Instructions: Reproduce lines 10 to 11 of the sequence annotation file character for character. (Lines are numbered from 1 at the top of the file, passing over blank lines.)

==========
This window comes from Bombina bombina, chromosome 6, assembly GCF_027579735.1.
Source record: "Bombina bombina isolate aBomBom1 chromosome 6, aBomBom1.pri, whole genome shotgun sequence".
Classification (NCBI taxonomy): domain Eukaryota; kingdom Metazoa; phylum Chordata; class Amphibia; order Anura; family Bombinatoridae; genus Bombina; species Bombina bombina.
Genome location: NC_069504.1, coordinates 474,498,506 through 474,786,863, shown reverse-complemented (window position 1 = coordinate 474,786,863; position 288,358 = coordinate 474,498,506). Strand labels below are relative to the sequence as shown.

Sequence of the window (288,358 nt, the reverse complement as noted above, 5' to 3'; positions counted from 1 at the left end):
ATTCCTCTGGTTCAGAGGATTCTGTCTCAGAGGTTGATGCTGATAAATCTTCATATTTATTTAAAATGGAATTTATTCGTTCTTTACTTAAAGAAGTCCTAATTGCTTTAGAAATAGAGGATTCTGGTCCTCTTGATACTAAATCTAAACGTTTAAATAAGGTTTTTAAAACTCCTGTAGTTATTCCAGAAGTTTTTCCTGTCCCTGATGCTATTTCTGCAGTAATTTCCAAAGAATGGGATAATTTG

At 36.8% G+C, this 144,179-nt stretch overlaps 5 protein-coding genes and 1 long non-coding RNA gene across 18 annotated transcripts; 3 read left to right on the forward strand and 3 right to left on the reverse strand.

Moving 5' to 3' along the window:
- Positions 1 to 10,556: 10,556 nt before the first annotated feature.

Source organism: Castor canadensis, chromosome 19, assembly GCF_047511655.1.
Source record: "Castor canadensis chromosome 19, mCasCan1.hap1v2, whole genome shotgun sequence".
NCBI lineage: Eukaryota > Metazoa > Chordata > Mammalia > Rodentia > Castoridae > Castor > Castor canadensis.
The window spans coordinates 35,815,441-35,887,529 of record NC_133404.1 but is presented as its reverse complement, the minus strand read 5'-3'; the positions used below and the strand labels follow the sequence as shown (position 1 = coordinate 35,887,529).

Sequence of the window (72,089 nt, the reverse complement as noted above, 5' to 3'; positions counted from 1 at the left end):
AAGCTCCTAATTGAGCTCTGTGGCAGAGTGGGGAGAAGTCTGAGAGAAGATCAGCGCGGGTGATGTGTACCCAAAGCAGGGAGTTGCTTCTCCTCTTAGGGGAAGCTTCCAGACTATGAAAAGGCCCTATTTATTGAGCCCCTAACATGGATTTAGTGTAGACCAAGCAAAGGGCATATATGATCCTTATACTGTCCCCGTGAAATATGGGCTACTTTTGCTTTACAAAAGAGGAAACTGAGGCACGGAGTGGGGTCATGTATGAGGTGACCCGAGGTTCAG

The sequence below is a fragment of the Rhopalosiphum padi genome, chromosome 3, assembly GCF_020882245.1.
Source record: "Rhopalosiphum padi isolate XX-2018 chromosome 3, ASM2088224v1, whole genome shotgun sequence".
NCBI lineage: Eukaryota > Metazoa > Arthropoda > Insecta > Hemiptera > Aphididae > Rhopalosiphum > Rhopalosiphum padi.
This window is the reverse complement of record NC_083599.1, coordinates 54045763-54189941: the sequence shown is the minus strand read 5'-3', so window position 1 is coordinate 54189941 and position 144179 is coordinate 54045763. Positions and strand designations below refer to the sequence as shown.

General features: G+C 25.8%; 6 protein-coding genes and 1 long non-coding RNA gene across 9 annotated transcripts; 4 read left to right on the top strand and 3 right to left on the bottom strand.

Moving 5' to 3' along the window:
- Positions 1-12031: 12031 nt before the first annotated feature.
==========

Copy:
Source organism: Castor canadensis, chromosome 19, assembly GCF_047511655.1.
Source record: "Castor canadensis chromosome 19, mCasCan1.hap1v2, whole genome shotgun sequence".